The announcement today that Mayor Ed Lee has appointed moderate stalwart and diligent number-cruncher Supervisor Carmen Chu to the vacant Assessor-Recorder position is a bit like the revelation that the boat sinks at the end of Titanic. A great deal of time was expended before exactly what everyone knew was going to happen happened.
But now that the predictable move has gone from being a fait accompli to accompli, interest shifts to what comes next. Rabid political observers will focus on who will be tapped to replace Chu as District 4 supe. But it's also worth looking at what may happen in the assessor's office.
Since so few people ever pay attention to the assessor's office -- and it brings in around 39 percent of the General Fund's revenue, while sufficing on about 0.39 percent of the General Fund. So, let's start there.
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Appointing a sitting supervisor to assessor is a move ripped from the shrewd mayor playbook. It's a way to reward loyal soldiers -- both the incoming supe and the outgoing one -- and form a board in line with a mayor's vision. It helps, however, to put someone in the assessor's office who's qualified to hold the job. When Mayor Frank Jordan appointed Supervisor Doris Ward to the post, the result was an unmitigated disaster. Ward's lax and spectacularly incompetent management of the office allowed the city's wealthiest corporations and individuals to keep millions of dollars that could have gone to run the city.
It certainly worked out for somebody.
SF Weekly's calls to various San Francisco politicos have not all been returned. But no one is going to mistake Chu for Ward. The former is a respected budget expert; the list of city officials more knowledgeable about the minutiae of the budget than Chu is itself minute. And, unlike the assessor she replaces, Assemblyman Phil Ting, it's hard to imagine Chu using the job as a springboard for higher office as a serial candidate. Scouring property rolls is the kind of thing Chu would likely enjoy. On a weekend.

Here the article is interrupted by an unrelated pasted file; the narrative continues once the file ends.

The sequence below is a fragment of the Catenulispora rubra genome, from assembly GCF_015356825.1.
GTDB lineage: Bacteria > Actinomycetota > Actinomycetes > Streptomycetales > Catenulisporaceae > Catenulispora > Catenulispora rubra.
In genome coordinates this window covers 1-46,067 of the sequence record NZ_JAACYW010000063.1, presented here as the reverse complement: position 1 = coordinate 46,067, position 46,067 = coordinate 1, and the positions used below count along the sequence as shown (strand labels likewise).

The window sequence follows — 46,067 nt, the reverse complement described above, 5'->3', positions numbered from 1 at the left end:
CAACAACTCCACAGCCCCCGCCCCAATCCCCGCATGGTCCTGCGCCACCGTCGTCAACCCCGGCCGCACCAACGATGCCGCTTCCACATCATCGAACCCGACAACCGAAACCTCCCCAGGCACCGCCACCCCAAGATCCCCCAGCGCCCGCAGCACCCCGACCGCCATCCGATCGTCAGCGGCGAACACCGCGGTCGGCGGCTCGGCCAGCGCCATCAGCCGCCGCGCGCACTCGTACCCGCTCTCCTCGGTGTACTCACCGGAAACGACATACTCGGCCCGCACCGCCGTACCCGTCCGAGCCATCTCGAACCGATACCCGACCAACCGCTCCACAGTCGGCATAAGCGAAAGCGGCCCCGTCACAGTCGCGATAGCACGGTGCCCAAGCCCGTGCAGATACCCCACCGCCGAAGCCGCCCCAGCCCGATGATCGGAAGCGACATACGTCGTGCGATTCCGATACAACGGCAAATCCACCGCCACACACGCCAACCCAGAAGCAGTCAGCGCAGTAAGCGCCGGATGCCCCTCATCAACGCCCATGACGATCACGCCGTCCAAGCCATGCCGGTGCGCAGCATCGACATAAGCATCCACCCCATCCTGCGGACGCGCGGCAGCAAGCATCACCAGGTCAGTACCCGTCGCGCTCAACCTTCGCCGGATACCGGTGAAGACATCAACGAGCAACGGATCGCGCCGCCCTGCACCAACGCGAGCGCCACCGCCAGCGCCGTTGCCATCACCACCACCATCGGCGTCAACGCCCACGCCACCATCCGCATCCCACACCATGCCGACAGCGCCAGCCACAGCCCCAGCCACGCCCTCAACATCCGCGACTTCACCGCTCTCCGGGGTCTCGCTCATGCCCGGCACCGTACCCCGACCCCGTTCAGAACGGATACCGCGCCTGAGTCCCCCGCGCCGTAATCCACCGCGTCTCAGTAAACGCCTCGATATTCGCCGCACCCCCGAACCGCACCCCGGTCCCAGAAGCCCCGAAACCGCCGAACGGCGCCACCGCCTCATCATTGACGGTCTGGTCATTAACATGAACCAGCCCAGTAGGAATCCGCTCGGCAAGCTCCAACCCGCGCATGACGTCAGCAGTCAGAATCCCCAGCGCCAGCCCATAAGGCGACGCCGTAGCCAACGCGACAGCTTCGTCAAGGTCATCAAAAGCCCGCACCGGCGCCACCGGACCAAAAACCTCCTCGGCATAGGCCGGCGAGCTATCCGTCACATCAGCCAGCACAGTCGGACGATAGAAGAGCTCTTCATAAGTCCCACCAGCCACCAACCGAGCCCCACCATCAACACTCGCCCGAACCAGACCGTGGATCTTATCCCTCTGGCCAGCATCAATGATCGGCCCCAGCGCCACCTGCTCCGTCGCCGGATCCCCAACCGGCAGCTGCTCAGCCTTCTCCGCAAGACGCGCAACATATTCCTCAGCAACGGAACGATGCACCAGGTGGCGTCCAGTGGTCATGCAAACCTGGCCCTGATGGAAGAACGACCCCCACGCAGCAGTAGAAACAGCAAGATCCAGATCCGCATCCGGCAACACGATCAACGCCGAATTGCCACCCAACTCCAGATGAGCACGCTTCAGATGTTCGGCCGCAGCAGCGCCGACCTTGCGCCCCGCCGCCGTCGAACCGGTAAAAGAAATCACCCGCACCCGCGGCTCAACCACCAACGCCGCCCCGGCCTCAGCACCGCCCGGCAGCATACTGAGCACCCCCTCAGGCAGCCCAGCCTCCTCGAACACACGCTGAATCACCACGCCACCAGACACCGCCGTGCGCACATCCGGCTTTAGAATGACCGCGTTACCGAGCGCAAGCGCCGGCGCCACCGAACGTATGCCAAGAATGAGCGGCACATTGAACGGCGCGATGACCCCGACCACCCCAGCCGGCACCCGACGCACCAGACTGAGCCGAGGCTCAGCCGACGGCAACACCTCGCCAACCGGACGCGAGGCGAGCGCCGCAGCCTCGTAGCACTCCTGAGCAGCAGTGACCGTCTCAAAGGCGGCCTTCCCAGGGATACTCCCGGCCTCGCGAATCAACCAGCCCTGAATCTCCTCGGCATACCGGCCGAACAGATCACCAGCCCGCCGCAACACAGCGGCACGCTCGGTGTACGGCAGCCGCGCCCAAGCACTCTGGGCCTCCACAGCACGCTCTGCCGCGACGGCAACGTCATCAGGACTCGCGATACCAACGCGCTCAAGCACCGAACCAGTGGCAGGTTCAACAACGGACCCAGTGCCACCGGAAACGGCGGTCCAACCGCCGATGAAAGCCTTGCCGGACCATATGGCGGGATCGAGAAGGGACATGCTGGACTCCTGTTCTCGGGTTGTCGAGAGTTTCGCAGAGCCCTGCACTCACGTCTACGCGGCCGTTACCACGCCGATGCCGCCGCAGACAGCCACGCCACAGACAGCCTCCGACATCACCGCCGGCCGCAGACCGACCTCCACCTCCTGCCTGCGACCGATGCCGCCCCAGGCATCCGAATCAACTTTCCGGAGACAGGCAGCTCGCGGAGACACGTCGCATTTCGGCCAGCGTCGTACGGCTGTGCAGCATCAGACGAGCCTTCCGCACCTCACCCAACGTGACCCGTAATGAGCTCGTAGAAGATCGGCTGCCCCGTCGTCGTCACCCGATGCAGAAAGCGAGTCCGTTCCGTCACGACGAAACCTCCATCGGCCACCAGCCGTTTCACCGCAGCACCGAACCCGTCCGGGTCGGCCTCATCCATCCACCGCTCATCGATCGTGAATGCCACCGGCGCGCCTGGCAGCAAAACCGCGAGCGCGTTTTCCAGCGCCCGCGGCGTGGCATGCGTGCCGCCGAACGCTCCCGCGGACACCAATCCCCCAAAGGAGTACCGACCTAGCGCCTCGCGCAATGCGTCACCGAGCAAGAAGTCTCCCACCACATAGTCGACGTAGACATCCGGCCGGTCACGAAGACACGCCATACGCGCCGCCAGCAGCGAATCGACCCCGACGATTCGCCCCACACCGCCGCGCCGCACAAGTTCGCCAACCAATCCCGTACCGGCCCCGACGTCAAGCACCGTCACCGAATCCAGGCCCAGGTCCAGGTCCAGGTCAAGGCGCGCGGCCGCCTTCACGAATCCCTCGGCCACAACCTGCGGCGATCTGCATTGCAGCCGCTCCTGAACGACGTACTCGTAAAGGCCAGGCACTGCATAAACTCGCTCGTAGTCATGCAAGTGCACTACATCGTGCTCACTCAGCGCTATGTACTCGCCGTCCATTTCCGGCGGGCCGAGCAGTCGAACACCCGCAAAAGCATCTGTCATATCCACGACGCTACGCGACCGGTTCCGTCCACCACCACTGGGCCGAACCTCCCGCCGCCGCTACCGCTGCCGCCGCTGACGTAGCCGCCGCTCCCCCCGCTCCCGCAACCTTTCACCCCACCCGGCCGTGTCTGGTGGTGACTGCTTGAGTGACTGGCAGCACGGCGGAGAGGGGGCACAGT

Your humble narrator has written several stories about troubling developments within Ting's office (see here and here). It will, for lack of a better word, be interesting to see how Chu -- who has a squeaky clean reputation -- deals with things like this.
If Chu doesn't have her eyes on higher office, it figures she won't make splashy pronouncements like her predecessor did. She figures to run a quieter and, perhaps, more conflict-averse office. And, the way the wind is blowing in San Francisco, it also figures that there will be a lot more real-estate doings in the years to come -- making for a busier assessor-recorder.
As for who will succeed Chu: This is a mind-boggling question. Her ascension to the post of assessor was the worst-kept secret in City Hall -- so why extra time is needed to search for a replacement is uncertain. Since Ting's victory in his Assembly race was all but certain, you'd think Lee et al. would have their act together by now.
It's no secret that Lee and longtime friend Rose Pak haven't been exactly on the best of terms of late. Perhaps this has something to do with it. Perhaps.